3 minute read  written by  . Published on October 9, 2013

Class Central has been aggregating MOOCs since Nov 2011. The numbers below are based on this data.

Quick stats:
150+ universities, 900+ courses announced, 1000+ instructors. 8 million students.

For the first time in history courses that were limited to a few number of people are now open to the entire world. This trend was kickstarted on October 10th, 2011 [1]  when three free online courses from Stanford University professors went live. Each of them had 100,000+ student sign-ups. Since then these free MOOCs (Massive Open Online Courses) have reached an estimated audience of over 8 million participants [2]. In two years we have gone from no courses to over 900 total announced courses from more than 150 universities. Startups from around the world are gearing up to offer MOOCS and have attracted over $150 million in funding [3].

Subjects

The first wave of MOOCs were overwhelmingly concentrated in Computer Science/Engineering. We were starting to see diverse subjects emerge, and now there are MOOCs for a wide variety of topics. Significantly, the Humanities subject area (though comprised of numerous sub-categories) has edged out Computer Science/Engineering to become the largest category. One particular fast-growing category is Education and Teaching which has seen many courses geared towards teacher professional development.

Providers

A year ago at this point there were essentially four major providers: Coursera, Udacity, edX, & NovoEd (formerly Venture Lab), all of which are U.S.-based. Since then a lot of new providers have emerged, many of them from other parts of the world.

US

Europe

Australia

Latin America

Class Central Zeitgeist

Searches

We have captured over 28,000 different search terms by Class Central visitors, which gives some indication of areas of interest to prospective learners.

The Top 5 searches on Class Central:
python, java, statistics, music, programming

These account for 5% of all searches. Though this represents a concentration in computer science (at least for Class Central visitors), the large number of search terms indicates a wide diversity of interests with respect to online classes.

Courses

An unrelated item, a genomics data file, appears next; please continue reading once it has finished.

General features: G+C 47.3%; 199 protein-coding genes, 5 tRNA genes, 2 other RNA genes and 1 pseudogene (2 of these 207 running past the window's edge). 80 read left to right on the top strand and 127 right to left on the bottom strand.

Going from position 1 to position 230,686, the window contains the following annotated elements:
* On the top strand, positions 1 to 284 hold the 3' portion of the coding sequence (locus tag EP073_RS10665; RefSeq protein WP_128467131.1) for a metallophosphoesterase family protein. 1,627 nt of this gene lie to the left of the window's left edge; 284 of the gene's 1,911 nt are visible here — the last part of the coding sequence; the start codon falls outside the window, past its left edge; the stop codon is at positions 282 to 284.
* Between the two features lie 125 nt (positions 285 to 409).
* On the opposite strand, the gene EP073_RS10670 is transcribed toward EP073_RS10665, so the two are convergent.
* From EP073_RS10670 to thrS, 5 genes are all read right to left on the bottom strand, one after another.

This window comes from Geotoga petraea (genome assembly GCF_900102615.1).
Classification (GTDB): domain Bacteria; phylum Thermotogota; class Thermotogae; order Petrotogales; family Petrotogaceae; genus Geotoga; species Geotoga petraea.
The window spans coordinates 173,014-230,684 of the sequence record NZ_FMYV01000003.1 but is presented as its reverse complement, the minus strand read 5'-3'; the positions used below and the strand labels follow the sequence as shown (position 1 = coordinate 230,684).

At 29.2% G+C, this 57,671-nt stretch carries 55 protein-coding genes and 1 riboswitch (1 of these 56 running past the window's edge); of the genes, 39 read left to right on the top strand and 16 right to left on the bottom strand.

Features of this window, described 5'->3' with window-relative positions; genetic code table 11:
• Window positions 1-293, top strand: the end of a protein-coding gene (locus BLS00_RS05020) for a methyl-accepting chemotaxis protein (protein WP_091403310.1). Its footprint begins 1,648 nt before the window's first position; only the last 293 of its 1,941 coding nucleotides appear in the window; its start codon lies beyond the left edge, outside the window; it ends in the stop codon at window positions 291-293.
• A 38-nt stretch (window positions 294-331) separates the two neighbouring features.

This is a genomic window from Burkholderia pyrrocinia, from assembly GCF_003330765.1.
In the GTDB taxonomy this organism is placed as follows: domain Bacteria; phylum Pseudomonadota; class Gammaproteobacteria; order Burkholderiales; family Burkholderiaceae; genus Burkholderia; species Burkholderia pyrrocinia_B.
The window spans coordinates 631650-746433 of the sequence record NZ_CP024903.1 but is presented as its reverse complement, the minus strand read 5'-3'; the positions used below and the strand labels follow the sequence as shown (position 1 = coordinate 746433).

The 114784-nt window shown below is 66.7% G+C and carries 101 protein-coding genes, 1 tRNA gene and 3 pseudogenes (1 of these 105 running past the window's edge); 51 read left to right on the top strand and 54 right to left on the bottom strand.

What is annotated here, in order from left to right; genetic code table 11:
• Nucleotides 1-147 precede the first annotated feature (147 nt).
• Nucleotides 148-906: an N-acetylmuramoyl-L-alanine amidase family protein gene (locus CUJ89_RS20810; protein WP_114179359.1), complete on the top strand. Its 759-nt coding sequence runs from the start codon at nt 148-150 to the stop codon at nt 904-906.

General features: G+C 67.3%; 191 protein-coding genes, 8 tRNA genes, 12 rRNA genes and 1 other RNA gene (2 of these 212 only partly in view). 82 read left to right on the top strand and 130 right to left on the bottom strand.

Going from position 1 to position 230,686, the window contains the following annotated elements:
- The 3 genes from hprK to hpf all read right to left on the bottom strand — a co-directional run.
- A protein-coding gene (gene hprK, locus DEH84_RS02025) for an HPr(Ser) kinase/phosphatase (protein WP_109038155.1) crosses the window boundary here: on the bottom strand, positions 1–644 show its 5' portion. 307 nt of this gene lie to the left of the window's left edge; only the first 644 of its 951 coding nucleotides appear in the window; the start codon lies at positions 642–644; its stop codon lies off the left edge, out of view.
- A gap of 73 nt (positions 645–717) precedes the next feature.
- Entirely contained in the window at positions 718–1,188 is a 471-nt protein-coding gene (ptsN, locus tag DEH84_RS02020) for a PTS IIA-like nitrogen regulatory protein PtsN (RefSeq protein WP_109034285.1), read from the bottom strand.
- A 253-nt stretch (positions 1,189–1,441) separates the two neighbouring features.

Most popular courses (in order):

  1. Introduction to Databases | Coursera
  2. University Spanish Level 1 | Instreamia
  3. Inspiring Leadership through Emotional Intelligence | Coursera
  4. English Composition I | Canvas Network
  5. Introduction to Finance | Coursera
  6. Introduction to Computational Finance and Financial Econometrics | Coursera
  7. Algorithms, Part I | Coursera
  8. 6.00x: Introduction to Computer Science and Programming | edX
  9. An Introduction to Interactive Programming in Python | Coursera
  10. Art Appreciation | Canvas Network

We can see that most of these courses are introductory in nature, and about half of them are on Coursera. This is consistent with the trends we see overall for course and provider popularity.

 

In summary, Year 2 of the MOOC Juggernaut looks like a continuation of the same rapid uptake of MOOCs that we saw in it’s first year in terms of courses and students. It’s scope has progressed smoothly beyond computer science-related topics, such that they represent less than a fifth of subject areas. Additionally, a new wave of providers are arising from around the world, giving teachers and students more platform and format options. It looks like MOOCs have steered past niche and are well on their way to becoming mainstream.

 

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Notes:
[1] The first MOOC was offered in 2008 by Stephen Downes and George Siemens, but the current trend was initiated by Stanford professors.
[2] Rough educated guess. Coursera has crossed 5 million users. edX crossed 1 million in June 2013 and Udacity, though it hasn’t made its numbers public, should be well above 1 million students.
[3] Coursera, edX, & Udacity account for 143 million dollars and 60% of the courses.


  • Andres Solis

    go MOOCs!!

  • sateeshkumar16

    which is the first ever MOOC?

    • lovlesh

      I think it was the AI class that Sebastian Thrun with his colleague first offered by Stanford.

  • I remember when the creation of edX was first announced. I couldn’t believe that Harvard was going to offer a free college-level course. It is amazing how much MOOCs have grown in two short years. Any thoughts on where MOOCs and online learning will be in the next two years?